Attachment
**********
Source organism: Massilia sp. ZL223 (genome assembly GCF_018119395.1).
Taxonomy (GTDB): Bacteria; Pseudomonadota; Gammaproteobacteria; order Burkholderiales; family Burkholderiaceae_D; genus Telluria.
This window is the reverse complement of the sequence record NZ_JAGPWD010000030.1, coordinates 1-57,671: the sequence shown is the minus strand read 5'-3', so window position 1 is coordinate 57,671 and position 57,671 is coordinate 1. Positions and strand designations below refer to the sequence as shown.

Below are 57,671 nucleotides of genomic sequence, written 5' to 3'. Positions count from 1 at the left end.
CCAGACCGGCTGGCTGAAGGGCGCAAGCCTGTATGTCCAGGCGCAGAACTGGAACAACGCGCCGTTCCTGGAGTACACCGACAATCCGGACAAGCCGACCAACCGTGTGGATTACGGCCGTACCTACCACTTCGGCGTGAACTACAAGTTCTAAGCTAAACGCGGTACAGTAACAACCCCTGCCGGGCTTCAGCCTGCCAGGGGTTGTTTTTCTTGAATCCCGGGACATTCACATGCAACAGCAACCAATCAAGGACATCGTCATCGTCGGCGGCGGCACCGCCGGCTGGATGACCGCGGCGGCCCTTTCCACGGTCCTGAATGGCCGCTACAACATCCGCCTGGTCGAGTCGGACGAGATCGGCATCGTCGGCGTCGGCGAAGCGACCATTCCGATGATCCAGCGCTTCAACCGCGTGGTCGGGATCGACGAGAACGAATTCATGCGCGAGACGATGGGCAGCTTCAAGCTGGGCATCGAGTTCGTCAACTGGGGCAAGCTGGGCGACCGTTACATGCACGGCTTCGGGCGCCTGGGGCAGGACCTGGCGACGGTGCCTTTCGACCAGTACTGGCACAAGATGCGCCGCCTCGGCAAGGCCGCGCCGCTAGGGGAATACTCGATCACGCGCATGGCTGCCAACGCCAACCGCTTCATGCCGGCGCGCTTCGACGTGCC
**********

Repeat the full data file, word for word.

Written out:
Source organism: Massilia sp. ZL223 (genome assembly GCF_018119395.1).
Taxonomy (GTDB): Bacteria; Pseudomonadota; Gammaproteobacteria; order Burkholderiales; family Burkholderiaceae_D; genus Telluria.
This window is the reverse complement of the sequence record NZ_JAGPWD010000030.1, coordinates 1-57,671: the sequence shown is the minus strand read 5'-3', so window position 1 is coordinate 57,671 and position 57,671 is coordinate 1. Positions and strand designations below refer to the sequence as shown.

Below are 57,671 nucleotides of genomic sequence, written 5' to 3'. Positions count from 1 at the left end.
CCAGACCGGCTGGCTGAAGGGCGCAAGCCTGTATGTCCAGGCGCAGAACTGGAACAACGCGCCGTTCCTGGAGTACACCGACAATCCGGACAAGCCGACCAACCGTGTGGATTACGGCCGTACCTACCACTTCGGCGTGAACTACAAGTTCTAAGCTAAACGCGGTACAGTAACAACCCCTGCCGGGCTTCAGCCTGCCAGGGGTTGTTTTTCTTGAATCCCGGGACATTCACATGCAACAGCAACCAATCAAGGACATCGTCATCGTCGGCGGCGGCACCGCCGGCTGGATGACCGCGGCGGCCCTTTCCACGGTCCTGAATGGCCGCTACAACATCCGCCTGGTCGAGTCGGACGAGATCGGCATCGTCGGCGTCGGCGAAGCGACCATTCCGATGATCCAGCGCTTCAACCGCGTGGTCGGGATCGACGAGAACGAATTCATGCGCGAGACGATGGGCAGCTTCAAGCTGGGCATCGAGTTCGTCAACTGGGGCAAGCTGGGCGACCGTTACATGCACGGCTTCGGGCGCCTGGGGCAGGACCTGGCGACGGTGCCTTTCGACCAGTACTGGCACAAGATGCGCCGCCTCGGCAAGGCCGCGCCGCTAGGGGAATACTCGATCACGCGCATGGCTGCCAACGCCAACCGCTTCATGCCGGCGCGCTTCGACGTGCC